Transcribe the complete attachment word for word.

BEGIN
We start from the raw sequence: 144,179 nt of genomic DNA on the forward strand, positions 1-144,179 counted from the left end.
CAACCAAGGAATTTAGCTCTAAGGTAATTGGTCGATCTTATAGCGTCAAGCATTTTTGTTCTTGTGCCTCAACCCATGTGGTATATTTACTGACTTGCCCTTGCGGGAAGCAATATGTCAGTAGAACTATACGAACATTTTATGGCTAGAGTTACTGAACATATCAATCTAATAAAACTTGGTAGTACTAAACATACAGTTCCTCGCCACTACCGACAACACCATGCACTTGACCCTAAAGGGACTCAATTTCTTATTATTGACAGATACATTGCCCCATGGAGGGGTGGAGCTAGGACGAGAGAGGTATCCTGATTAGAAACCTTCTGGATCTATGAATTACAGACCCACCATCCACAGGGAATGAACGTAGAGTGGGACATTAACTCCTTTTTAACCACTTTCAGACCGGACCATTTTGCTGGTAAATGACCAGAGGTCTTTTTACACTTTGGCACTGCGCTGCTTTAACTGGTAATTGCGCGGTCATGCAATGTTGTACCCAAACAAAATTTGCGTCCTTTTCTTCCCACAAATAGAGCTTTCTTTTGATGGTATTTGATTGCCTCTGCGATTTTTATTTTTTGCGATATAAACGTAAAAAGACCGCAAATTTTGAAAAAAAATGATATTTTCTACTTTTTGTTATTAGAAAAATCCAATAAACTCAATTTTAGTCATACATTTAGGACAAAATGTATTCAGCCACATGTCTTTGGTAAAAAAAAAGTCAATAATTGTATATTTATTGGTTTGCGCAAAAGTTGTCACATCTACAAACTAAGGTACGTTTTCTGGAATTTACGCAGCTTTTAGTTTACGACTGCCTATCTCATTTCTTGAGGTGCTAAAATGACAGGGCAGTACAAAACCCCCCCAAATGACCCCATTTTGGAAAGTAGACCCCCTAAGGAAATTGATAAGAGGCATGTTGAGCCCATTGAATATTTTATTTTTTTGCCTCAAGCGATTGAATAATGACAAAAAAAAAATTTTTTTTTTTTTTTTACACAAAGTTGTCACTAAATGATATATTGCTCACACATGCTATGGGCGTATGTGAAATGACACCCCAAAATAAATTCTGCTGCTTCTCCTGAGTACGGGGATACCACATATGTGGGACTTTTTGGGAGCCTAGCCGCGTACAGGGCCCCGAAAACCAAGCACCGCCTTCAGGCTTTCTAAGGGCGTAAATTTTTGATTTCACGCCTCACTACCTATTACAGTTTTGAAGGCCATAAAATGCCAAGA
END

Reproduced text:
We start from the raw sequence: 144,179 nt of genomic DNA on the forward strand, positions 1-144,179 counted from the left end.
CAACCAAGGAATTTAGCTCTAAGGTAATTGGTCGATCTTATAGCGTCAAGCATTTTTGTTCTTGTGCCTCAACCCATGTGGTATATTTACTGACTTGCCCTTGCGGGAAGCAATATGTCAGTAGAACTATACGAACATTTTATGGCTAGAGTTACTGAACATATCAATCTAATAAAACTTGGTAGTACTAAACATACAGTTCCTCGCCACTACCGACAACACCATGCACTTGACCCTAAAGGGACTCAATTTCTTATTATTGACAGATACATTGCCCCATGGAGGGGTGGAGCTAGGACGAGAGAGGTATCCTGATTAGAAACCTTCTGGATCTATGAATTACAGACCCACCATCCACAGGGAATGAACGTAGAGTGGGACATTAACTCCTTTTTAACCACTTTCAGACCGGACCATTTTGCTGGTAAATGACCAGAGGTCTTTTTACACTTTGGCACTGCGCTGCTTTAACTGGTAATTGCGCGGTCATGCAATGTTGTACCCAAACAAAATTTGCGTCCTTTTCTTCCCACAAATAGAGCTTTCTTTTGATGGTATTTGATTGCCTCTGCGATTTTTATTTTTTGCGATATAAACGTAAAAAGACCGCAAATTTTGAAAAAAAATGATATTTTCTACTTTTTGTTATTAGAAAAATCCAATAAACTCAATTTTAGTCATACATTTAGGACAAAATGTATTCAGCCACATGTCTTTGGTAAAAAAAAAGTCAATAATTGTATATTTATTGGTTTGCGCAAAAGTTGTCACATCTACAAACTAAGGTACGTTTTCTGGAATTTACGCAGCTTTTAGTTTACGACTGCCTATCTCATTTCTTGAGGTGCTAAAATGACAGGGCAGTACAAAACCCCCCCAAATGACCCCATTTTGGAAAGTAGACCCCCTAAGGAAATTGATAAGAGGCATGTTGAGCCCATTGAATATTTTATTTTTTTGCCTCAAGCGATTGAATAATGACAAAAAAAAAATTTTTTTTTTTTTTTTACACAAAGTTGTCACTAAATGATATATTGCTCACACATGCTATGGGCGTATGTGAAATGACACCCCAAAATAAATTCTGCTGCTTCTCCTGAGTACGGGGATACCACATATGTGGGACTTTTTGGGAGCCTAGCCGCGTACAGGGCCCCGAAAACCAAGCACCGCCTTCAGGCTTTCTAAGGGCGTAAATTTTTGATTTCACGCCTCACTACCTATTACAGTTTTGAAGGCCATAAAATGCCAAGA